So I worry. I worry that it’s not possible to focus on my own words with so many others’ in my head as well. I worry that, working from home, I’ll never achieve that separation that Cheryl spoke of. I worry that the struggle will always feel like it does right now: impossible.

I worry that I won’t figure out how to make it work.

Could it really be as simple as finding the perfect chair? The perfect routine? An ideal room in which to write? The ideal notebook? (These are all things I’ve read lately—because we writers are superstitious creatures, did you know?). Maybe I’m only the perfect pen and favorite coffee mug away from figuring it all out.

Wouldn’t that be great!

My (Very New) Writing Habit

Posted: February 18, 2018 by Rachel

My (Very New) Writing Habit

For almost two weeks now, I’ve been doing this thing where I sit down in the same place and same time every single day, to write. I give myself an hour, because, really, that’s all I can afford most days. I’ve read enough from successful writers to know that the real work is sitting your butt down in the chair every day and, well, I wanted to figure out a way to make that work for me.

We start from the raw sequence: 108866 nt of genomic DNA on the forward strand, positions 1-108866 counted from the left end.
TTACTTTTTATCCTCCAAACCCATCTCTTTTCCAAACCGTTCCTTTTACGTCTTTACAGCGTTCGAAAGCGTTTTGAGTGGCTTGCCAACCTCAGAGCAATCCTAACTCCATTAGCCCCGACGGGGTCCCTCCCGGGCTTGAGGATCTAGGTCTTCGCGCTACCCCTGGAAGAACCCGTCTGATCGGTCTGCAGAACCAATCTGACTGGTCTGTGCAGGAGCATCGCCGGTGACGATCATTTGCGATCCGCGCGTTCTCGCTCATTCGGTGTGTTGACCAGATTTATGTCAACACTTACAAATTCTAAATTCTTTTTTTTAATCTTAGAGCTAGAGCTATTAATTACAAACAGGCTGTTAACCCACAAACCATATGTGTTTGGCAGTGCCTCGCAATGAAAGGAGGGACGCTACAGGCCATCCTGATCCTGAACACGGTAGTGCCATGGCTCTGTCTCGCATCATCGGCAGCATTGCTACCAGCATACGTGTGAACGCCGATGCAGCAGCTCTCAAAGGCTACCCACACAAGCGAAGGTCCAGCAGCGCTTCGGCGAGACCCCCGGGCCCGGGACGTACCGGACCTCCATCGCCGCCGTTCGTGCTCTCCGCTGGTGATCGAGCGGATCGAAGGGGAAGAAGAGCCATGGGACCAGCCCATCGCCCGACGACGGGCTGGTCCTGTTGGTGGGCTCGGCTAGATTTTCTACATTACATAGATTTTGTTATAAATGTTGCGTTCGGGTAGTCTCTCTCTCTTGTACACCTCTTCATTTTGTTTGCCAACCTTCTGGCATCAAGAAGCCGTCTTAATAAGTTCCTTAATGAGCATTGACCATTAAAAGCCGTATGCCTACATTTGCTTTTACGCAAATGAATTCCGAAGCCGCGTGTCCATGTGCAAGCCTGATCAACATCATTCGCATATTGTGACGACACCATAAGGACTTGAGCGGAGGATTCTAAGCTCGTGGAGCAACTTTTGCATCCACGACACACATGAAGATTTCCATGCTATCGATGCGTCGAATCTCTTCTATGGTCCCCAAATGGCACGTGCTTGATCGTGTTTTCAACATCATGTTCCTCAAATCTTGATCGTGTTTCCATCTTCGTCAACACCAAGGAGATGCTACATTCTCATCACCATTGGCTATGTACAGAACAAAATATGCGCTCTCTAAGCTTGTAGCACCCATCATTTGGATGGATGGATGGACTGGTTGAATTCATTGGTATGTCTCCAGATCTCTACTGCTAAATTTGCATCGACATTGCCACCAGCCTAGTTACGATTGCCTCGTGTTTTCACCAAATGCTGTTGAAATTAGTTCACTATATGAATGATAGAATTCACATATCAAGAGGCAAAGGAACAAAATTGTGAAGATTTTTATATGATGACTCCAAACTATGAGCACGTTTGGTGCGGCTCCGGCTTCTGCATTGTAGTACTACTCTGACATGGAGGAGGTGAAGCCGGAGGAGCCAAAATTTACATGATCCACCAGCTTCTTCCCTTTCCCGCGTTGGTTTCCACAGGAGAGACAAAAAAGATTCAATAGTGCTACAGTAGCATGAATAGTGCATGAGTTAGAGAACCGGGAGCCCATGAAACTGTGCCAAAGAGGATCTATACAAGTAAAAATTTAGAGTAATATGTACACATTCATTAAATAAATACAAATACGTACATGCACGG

I take it quite seriously; that hour every day. Sometimes it means rushing my kid out the door (if it’s my day for drop-off) so that I can be back at my desk by 8 am. Other days it means telling my family I’ll see them in an hour and then close myself in the office. One morning, it even meant sitting in the hotel lobby while Dom slept in upstairs (and here, it should be noted that I sat and wrote in front of a lovely, warm fire).

I don’t always write for the full hour, but you can be sure my ass is in my chair that whole time. I’ve never been great at creating habits from scratch, but this one? It will be well worth it in the end.